Mass incarceration is only the tip of the iceberg. More than 50,000 laws across the United States punish criminalized people in ways beyond imprisonment and probation—by denying political access, employment opportunities, civil rights, and government benefits. These “hidden sentences” directly apply to more than 1 in 3 American adults, but public attention and political discourse remain centered around the 1 in 135 who are incarcerated. In fact, these punishments have formed gradually throughout American history and they have long operated beneath the surface to (re)create and legitimate race, class, sexual identity, and other social inequalities.
Genocide is not just mass murder. Dead battle-aged men are not a genocide’s only victims. Genocidal violence targets and affects entire cultures through a systematic process of intersectional victimization: racial epithets, killings, rape, destruction of infrastructure and resources, and mass displacement that are experienced differentially by gender, by age, and by other characteristics. Understanding genocides like Darfur’s therefore requires treating killing and other kinds of violence as complex, interacting processes that destroy groups and cultures together, through the intersectional experiences of their members.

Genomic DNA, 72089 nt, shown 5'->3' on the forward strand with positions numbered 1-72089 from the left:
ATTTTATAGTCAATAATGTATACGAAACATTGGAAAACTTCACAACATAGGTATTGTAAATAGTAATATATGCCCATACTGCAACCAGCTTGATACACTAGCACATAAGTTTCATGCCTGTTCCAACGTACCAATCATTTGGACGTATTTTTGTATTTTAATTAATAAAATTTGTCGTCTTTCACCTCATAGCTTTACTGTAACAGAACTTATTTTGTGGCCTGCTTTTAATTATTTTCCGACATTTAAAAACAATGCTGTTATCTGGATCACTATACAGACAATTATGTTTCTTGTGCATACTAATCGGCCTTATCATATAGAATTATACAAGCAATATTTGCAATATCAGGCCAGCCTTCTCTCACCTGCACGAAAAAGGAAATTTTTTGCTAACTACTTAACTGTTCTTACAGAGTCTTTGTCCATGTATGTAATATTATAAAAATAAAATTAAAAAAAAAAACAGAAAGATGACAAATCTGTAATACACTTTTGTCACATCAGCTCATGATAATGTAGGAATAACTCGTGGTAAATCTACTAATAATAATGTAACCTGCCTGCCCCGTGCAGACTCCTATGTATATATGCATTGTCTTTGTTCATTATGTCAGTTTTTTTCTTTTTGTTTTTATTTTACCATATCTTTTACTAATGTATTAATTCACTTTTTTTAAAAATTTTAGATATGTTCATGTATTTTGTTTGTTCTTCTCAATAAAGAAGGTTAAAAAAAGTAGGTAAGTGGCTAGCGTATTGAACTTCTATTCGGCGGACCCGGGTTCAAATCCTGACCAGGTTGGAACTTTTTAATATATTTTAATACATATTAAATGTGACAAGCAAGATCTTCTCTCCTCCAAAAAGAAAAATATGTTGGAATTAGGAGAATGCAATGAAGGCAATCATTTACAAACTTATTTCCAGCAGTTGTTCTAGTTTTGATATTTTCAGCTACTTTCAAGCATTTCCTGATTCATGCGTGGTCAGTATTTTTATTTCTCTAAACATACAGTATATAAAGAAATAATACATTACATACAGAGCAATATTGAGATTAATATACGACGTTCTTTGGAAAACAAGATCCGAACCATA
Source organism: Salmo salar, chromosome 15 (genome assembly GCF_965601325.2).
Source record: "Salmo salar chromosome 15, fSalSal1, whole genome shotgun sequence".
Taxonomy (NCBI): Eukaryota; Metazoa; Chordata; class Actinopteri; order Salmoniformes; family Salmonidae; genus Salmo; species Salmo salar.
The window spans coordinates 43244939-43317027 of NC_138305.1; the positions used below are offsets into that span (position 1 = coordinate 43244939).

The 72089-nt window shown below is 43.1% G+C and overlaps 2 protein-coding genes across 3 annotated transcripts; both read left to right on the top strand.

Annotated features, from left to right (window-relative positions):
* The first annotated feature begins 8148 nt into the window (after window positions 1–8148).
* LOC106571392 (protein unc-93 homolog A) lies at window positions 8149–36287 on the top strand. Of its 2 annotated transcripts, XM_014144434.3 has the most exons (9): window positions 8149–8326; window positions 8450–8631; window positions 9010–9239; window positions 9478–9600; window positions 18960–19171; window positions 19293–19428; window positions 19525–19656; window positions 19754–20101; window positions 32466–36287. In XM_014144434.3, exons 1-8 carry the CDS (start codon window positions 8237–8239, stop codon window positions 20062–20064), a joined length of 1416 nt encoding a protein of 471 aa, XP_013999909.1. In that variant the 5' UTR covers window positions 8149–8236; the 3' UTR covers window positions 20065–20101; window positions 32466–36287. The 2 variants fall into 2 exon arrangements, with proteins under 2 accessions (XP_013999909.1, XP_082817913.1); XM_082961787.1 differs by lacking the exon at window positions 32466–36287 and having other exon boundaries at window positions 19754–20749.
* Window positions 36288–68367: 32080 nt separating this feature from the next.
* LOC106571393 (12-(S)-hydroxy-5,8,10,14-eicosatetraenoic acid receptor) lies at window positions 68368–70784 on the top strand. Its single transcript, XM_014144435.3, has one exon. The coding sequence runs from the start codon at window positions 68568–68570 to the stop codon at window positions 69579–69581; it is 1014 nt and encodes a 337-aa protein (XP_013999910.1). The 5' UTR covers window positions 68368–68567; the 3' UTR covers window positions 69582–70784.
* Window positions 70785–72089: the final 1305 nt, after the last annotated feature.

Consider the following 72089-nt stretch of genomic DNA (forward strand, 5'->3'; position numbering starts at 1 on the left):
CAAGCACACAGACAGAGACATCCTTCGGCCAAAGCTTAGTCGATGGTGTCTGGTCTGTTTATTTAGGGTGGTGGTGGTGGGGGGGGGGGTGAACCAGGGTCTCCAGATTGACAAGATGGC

State-led violence, insurgency, and terrorism are the results of complex cultural framings than change and develop over time—not simple results of long-standing ethnic cleavages or path-dependent resource investments. Persistent levels of anti-state violence throughout (and long after) the U.S.-led Iraq War were the foreseeable results of aggressive, cynical U.S./Coalition strategies that divided the Iraqi state and communities along ethno-racial lines. As a result of those tactics, Arab Shi’a and especially Arab Sunni communities developed feelings of “legal cynicism,” a cultural frame that predictably causes long-term cultural effects and future violence.